A number of psychosocial risk factors have been shown heighten the risk of chronic pain and disability. These include catastrophic thinking (negative thinking), fear of movement, disability beliefs, and perceptions of injustice are particularly likely to follow a trajectory of persistent pain, emotional distress and prolonged occupational disability.

These “Risk Factors” do not constitute a “psychological diagnosis” but rather they are factors often seen with delayed recovery claims (claims beyond 3 months) that have an impact on recovery from injury or illness. Addressing these risk factors reduces delayed recovery and reduces costs.

What Are Some Options?

PGAP® has a strong behavioral focus (not an educational approach)…
If we recognize that disability is a behavior, then overcoming disability requires a behavioral approach. Efforts to educate an individual out of disability can be quite challenging and met with increased resistance to change. If we also recognize that disability is a discontinuation of life roles such as social, familial, and occupational roles, then an intervention designed to re-engage individuals into those life roles will best challenge the disability.

PGAP® is unique…
As individuals’ become disabled due to an injury or debilitating illness, they abandon their involvement in many important activities of their lives including work. Many of these activities previously made up various life roles that defined the person’s sense of identity and self-worth. Some of these activities are abandoned because of significant functional limitations. However, some of the activities are abandoned due to psychosocial factors such as fears, loss of confidence and a pessimistic outlook on their lives. By engaging individuals through progressive activity planning and scheduling while targeting the psychosocial factors that are contributing to disability, PGAP® can assist individuals resume participation in activities that once gave their life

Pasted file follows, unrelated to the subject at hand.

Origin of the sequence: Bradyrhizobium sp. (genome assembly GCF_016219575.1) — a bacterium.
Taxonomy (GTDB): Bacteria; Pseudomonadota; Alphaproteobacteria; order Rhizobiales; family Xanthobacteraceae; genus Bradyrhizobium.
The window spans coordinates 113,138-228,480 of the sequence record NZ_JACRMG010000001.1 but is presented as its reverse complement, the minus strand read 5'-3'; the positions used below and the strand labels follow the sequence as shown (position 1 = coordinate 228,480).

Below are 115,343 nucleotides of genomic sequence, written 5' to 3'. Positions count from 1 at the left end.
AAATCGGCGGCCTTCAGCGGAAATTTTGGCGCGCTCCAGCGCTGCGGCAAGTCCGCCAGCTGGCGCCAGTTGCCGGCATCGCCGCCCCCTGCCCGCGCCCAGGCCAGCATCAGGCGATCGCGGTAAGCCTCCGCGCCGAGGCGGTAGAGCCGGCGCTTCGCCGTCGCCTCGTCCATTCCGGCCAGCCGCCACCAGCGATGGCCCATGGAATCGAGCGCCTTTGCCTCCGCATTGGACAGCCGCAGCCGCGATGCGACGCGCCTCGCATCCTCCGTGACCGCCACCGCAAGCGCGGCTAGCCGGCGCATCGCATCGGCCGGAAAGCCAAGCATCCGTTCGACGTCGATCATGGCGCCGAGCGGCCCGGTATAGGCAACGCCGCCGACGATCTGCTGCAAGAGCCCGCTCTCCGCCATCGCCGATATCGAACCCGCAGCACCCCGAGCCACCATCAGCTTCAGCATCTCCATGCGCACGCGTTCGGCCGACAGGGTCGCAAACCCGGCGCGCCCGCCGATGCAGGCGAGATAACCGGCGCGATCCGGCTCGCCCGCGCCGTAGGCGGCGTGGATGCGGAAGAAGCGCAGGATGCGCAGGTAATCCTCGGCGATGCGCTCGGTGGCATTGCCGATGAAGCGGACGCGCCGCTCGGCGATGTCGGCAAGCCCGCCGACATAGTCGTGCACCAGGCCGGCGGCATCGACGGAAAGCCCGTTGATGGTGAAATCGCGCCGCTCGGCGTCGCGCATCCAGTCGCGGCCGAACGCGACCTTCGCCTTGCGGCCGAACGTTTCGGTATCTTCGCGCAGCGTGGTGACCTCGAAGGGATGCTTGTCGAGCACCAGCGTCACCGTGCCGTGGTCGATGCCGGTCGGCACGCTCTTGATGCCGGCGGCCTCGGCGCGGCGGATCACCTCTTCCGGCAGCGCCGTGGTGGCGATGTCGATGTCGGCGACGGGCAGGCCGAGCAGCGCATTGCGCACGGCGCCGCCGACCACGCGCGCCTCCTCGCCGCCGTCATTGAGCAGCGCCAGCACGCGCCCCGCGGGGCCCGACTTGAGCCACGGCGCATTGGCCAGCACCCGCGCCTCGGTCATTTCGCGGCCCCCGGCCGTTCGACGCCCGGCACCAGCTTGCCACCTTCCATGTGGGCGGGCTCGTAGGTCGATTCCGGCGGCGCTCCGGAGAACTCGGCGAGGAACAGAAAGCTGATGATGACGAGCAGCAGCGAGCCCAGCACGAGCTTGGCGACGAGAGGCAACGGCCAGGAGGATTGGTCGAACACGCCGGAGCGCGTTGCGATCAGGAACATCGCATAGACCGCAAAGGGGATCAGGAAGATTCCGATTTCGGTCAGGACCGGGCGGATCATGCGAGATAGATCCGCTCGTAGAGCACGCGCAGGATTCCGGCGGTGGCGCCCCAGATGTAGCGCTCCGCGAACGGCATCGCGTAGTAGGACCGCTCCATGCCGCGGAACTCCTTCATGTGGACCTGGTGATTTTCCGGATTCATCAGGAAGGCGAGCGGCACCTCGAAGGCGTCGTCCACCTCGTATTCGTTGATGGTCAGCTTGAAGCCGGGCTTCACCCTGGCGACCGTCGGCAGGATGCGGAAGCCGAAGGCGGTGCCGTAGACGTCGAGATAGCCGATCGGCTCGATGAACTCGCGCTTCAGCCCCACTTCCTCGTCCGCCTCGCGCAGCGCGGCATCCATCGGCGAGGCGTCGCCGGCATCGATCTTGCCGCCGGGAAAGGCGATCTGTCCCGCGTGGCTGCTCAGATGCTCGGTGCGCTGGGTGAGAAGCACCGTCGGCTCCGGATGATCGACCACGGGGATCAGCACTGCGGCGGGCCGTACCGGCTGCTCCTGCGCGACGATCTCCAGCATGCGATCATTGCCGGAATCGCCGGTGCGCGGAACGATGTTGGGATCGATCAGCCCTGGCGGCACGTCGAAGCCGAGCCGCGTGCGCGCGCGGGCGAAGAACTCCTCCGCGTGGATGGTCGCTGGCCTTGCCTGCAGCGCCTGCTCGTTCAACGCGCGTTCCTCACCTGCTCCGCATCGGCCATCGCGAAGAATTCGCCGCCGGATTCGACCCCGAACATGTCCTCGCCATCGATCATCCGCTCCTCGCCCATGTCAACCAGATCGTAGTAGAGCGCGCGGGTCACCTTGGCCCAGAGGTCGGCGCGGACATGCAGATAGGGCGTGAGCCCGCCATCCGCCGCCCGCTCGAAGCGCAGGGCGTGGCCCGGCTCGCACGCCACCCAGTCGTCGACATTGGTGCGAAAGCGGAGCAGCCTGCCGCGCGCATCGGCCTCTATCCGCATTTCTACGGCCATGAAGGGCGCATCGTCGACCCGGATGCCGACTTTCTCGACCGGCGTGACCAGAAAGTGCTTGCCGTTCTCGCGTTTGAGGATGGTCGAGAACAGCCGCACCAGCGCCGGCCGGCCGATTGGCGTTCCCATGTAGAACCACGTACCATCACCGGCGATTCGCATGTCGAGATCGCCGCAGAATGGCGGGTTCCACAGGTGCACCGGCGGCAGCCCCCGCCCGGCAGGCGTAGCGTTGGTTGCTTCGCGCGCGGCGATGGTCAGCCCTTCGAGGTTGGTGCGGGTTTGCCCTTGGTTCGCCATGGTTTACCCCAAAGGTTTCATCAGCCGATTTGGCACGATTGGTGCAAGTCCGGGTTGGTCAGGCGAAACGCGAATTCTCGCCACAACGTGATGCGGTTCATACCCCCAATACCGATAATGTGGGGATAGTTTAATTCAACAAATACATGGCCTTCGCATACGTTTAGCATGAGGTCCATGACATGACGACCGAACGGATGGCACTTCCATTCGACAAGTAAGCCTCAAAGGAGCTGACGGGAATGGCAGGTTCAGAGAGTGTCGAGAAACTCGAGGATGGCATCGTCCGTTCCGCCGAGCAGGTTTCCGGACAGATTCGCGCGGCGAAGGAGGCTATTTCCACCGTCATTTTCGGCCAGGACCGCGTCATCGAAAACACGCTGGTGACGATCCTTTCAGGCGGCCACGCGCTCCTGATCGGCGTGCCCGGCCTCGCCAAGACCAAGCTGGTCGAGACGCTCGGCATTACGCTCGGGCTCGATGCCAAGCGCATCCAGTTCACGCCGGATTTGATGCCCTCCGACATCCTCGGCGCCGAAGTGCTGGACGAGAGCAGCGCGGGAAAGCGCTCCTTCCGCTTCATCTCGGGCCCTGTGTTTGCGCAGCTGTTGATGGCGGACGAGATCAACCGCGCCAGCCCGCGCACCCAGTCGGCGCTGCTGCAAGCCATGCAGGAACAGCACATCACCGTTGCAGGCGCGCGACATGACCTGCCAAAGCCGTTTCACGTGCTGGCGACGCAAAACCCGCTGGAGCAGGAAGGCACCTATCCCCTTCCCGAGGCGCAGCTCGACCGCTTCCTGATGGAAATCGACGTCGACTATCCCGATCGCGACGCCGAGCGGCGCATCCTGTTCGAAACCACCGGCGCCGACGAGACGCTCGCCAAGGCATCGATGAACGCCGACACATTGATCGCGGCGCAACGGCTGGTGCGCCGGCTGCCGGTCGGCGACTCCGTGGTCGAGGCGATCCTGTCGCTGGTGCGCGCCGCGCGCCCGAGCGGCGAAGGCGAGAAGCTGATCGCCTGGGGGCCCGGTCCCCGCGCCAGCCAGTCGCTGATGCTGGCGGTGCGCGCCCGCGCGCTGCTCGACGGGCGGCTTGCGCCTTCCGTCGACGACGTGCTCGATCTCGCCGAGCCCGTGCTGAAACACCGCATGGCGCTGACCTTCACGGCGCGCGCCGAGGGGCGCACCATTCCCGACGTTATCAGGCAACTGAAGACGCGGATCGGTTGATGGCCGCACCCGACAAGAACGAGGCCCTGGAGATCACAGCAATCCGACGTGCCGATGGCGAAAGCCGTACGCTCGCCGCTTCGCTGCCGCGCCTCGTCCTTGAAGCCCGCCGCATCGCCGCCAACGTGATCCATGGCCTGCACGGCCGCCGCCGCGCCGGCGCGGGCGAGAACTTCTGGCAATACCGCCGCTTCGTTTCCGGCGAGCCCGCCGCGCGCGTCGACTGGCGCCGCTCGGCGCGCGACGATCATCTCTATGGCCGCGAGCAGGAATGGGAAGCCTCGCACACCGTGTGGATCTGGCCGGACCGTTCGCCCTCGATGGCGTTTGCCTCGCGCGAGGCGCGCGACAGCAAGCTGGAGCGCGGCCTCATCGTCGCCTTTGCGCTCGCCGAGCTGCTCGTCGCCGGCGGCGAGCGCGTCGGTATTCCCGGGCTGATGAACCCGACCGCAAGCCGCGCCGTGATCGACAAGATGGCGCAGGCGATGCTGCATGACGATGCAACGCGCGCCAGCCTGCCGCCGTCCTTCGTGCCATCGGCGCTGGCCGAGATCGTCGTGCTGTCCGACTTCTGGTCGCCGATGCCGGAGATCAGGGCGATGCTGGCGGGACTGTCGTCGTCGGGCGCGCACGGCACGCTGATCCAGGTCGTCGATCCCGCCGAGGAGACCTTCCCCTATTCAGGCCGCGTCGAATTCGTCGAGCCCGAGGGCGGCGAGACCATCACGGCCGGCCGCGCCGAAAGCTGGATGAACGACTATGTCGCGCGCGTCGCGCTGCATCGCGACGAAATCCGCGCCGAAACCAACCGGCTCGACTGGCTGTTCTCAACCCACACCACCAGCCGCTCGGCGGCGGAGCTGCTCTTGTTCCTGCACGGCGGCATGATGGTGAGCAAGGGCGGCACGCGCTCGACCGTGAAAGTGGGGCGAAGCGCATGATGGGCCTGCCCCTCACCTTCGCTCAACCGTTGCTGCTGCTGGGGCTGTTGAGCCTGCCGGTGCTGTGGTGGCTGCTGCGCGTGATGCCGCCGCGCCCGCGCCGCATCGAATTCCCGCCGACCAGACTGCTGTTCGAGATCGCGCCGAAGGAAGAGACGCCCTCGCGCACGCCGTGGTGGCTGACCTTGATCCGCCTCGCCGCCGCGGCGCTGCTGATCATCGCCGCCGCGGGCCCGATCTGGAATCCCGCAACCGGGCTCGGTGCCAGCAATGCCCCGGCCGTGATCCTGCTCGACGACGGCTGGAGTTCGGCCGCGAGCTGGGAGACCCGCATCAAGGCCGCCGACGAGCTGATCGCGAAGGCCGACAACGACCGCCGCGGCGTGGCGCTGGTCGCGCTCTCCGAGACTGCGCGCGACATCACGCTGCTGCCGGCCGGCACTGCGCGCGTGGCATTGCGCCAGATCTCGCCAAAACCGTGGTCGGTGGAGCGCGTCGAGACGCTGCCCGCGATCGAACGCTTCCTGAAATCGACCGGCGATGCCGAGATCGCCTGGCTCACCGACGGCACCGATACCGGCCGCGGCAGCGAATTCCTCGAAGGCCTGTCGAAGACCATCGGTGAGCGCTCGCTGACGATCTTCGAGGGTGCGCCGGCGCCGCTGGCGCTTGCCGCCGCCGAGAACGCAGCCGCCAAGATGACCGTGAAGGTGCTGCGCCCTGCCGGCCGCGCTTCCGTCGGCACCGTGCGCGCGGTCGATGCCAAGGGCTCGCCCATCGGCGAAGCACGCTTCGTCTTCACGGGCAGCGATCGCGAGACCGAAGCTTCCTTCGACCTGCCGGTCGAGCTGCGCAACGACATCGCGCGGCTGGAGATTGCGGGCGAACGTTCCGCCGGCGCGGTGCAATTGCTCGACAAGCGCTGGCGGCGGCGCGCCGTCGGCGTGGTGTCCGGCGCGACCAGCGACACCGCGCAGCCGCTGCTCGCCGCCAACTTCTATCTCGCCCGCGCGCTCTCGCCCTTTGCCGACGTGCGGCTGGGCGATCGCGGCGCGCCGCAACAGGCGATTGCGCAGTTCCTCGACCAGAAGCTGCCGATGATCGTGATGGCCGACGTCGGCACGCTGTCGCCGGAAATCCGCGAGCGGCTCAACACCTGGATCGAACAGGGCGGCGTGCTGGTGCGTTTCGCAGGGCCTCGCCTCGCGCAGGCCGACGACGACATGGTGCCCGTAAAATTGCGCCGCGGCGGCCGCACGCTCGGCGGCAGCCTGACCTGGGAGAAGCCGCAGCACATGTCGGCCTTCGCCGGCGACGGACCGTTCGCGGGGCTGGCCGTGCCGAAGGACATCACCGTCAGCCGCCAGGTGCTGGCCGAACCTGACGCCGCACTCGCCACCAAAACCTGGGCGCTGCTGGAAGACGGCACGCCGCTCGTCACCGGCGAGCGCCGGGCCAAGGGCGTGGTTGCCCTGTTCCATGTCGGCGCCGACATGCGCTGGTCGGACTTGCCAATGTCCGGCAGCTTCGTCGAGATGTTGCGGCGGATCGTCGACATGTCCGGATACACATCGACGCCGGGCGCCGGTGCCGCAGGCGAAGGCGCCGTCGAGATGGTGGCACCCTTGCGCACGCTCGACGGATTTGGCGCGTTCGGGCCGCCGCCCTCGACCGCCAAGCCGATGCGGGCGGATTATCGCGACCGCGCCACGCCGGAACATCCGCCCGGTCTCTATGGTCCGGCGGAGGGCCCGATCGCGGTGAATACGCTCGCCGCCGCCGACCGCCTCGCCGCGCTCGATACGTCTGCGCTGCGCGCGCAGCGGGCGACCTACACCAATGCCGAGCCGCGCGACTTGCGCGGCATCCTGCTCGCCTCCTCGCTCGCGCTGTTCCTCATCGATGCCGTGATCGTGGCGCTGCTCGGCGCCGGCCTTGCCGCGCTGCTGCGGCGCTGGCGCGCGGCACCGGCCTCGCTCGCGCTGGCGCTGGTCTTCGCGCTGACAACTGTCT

a sense of meaning and purpose. Resumption of occupational activities is a central objective of PGAP®. Therefore PGAP® can best be described as a ‘Life Role Re-integration’ program.

LifeTEAM™ PGAP®
Progressive Goal Attainment Program (PGAP®) is considered the first disability prevention program specifically designed to target psychosocial risk factors for occupational and nonoccupational disability. The primary goals of PGAP® are to reduce barriers to rehabilitation progress, promote re-integration into life-role activities, improve quality of life, and facilitate return-to-work if appropriate. PGAP® is delivered with the LifeTEAM™ Physio Program to achieve optimal outcomes with workers compensation cases.

PGAP® delivers:
-Targeted identification of psychosocial risk factors
-Structured activity scheduling and graded-activity involvement
-Goal-setting and problem-solving
-Motivational enhancement strategies

Leading national disability guidelines recently approved PGAP

Progressive goal attainment program (PGAP™) is recommended as an option where there is access to trained providers. PGAP is a standardized community-based intervention delivered by OTs or PTs who have been trained by the PGAP program. The primary goal of PGAP is to reduce psychosocial barriers to return-to-work. PGAP has produced positive results for individuals suffering from musculoskeletal conditions, depression, and cancer. This study showed that participation in PGAP increased the probability of return to work following whiplash injury by more than 50%. (Sullivan2, 2006)  Findings suggest that PGAP can be a cost-effective means of improving function and facilitating return to work in individuals at risk for prolonged disability. (Sullivan, 2010) (Adams, 2007)